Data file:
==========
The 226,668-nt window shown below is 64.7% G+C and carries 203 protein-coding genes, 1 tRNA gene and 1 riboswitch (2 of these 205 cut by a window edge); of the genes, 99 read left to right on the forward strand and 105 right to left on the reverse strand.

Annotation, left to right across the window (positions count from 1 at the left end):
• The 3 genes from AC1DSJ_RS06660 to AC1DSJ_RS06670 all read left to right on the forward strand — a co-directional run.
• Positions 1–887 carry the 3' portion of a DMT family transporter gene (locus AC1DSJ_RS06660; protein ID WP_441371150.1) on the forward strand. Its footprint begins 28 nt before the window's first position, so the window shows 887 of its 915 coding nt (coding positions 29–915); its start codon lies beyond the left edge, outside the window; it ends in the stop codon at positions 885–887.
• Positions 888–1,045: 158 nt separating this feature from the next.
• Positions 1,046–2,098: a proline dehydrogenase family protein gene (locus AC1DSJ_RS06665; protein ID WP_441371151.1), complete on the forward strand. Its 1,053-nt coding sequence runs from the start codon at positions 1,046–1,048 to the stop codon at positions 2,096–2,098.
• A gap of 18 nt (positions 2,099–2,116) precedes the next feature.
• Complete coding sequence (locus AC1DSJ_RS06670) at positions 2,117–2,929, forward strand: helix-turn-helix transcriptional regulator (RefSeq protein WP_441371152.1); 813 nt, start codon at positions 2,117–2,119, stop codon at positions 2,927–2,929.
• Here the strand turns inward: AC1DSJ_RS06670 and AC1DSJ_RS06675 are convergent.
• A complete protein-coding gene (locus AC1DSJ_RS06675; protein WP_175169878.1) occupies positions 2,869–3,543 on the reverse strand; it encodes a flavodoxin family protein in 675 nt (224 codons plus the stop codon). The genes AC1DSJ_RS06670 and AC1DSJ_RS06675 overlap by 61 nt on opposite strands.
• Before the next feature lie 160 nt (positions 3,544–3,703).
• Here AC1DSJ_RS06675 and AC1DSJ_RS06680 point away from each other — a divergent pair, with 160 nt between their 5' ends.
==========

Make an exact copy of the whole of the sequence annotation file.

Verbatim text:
The 226,668-nt window shown below is 64.7% G+C and carries 203 protein-coding genes, 1 tRNA gene and 1 riboswitch (2 of these 205 cut by a window edge); of the genes, 99 read left to right on the forward strand and 105 right to left on the reverse strand.

Annotation, left to right across the window (positions count from 1 at the left end):
• The 3 genes from AC1DSJ_RS06660 to AC1DSJ_RS06670 all read left to right on the forward strand — a co-directional run.
• Positions 1–887 carry the 3' portion of a DMT family transporter gene (locus AC1DSJ_RS06660; protein ID WP_441371150.1) on the forward strand. Its footprint begins 28 nt before the window's first position, so the window shows 887 of its 915 coding nt (coding positions 29–915); its start codon lies beyond the left edge, outside the window; it ends in the stop codon at positions 885–887.
• Positions 888–1,045: 158 nt separating this feature from the next.
• Positions 1,046–2,098: a proline dehydrogenase family protein gene (locus AC1DSJ_RS06665; protein ID WP_441371151.1), complete on the forward strand. Its 1,053-nt coding sequence runs from the start codon at positions 1,046–1,048 to the stop codon at positions 2,096–2,098.
• A gap of 18 nt (positions 2,099–2,116) precedes the next feature.
• Complete coding sequence (locus AC1DSJ_RS06670) at positions 2,117–2,929, forward strand: helix-turn-helix transcriptional regulator (RefSeq protein WP_441371152.1); 813 nt, start codon at positions 2,117–2,119, stop codon at positions 2,927–2,929.
• Here the strand turns inward: AC1DSJ_RS06670 and AC1DSJ_RS06675 are convergent.
• A complete protein-coding gene (locus AC1DSJ_RS06675; protein WP_175169878.1) occupies positions 2,869–3,543 on the reverse strand; it encodes a flavodoxin family protein in 675 nt (224 codons plus the stop codon). The genes AC1DSJ_RS06670 and AC1DSJ_RS06675 overlap by 61 nt on opposite strands.
• Before the next feature lie 160 nt (positions 3,544–3,703).
• Here AC1DSJ_RS06675 and AC1DSJ_RS06680 point away from each other — a divergent pair, with 160 nt between their 5' ends.